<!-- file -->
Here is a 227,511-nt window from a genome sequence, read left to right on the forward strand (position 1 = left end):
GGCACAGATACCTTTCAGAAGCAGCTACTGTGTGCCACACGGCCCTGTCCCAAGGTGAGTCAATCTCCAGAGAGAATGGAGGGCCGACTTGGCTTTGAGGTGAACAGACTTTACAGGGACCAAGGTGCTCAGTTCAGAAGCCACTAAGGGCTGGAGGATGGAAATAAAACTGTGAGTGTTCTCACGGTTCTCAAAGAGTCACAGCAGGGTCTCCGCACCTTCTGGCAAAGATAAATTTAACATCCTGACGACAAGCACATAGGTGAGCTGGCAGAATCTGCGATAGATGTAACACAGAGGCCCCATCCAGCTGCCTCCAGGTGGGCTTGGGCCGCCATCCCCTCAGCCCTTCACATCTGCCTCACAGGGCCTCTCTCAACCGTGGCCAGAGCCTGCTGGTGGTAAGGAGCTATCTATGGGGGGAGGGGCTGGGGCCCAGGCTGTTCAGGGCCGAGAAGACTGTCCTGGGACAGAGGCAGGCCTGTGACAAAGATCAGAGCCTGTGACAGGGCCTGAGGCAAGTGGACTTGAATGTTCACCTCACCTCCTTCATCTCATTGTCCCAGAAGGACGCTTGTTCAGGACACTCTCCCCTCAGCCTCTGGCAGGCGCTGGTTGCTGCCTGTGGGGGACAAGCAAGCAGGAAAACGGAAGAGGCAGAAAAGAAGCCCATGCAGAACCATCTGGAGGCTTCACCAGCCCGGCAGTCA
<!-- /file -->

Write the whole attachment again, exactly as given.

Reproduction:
Here is a 227,511-nt window from a genome sequence, read left to right on the forward strand (position 1 = left end):
GGCACAGATACCTTTCAGAAGCAGCTACTGTGTGCCACACGGCCCTGTCCCAAGGTGAGTCAATCTCCAGAGAGAATGGAGGGCCGACTTGGCTTTGAGGTGAACAGACTTTACAGGGACCAAGGTGCTCAGTTCAGAAGCCACTAAGGGCTGGAGGATGGAAATAAAACTGTGAGTGTTCTCACGGTTCTCAAAGAGTCACAGCAGGGTCTCCGCACCTTCTGGCAAAGATAAATTTAACATCCTGACGACAAGCACATAGGTGAGCTGGCAGAATCTGCGATAGATGTAACACAGAGGCCCCATCCAGCTGCCTCCAGGTGGGCTTGGGCCGCCATCCCCTCAGCCCTTCACATCTGCCTCACAGGGCCTCTCTCAACCGTGGCCAGAGCCTGCTGGTGGTAAGGAGCTATCTATGGGGGGAGGGGCTGGGGCCCAGGCTGTTCAGGGCCGAGAAGACTGTCCTGGGACAGAGGCAGGCCTGTGACAAAGATCAGAGCCTGTGACAGGGCCTGAGGCAAGTGGACTTGAATGTTCACCTCACCTCCTTCATCTCATTGTCCCAGAAGGACGCTTGTTCAGGACACTCTCCCCTCAGCCTCTGGCAGGCGCTGGTTGCTGCCTGTGGGGGACAAGCAAGCAGGAAAACGGAAGAGGCAGAAAAGAAGCCCATGCAGAACCATCTGGAGGCTTCACCAGCCCGGCAGTCA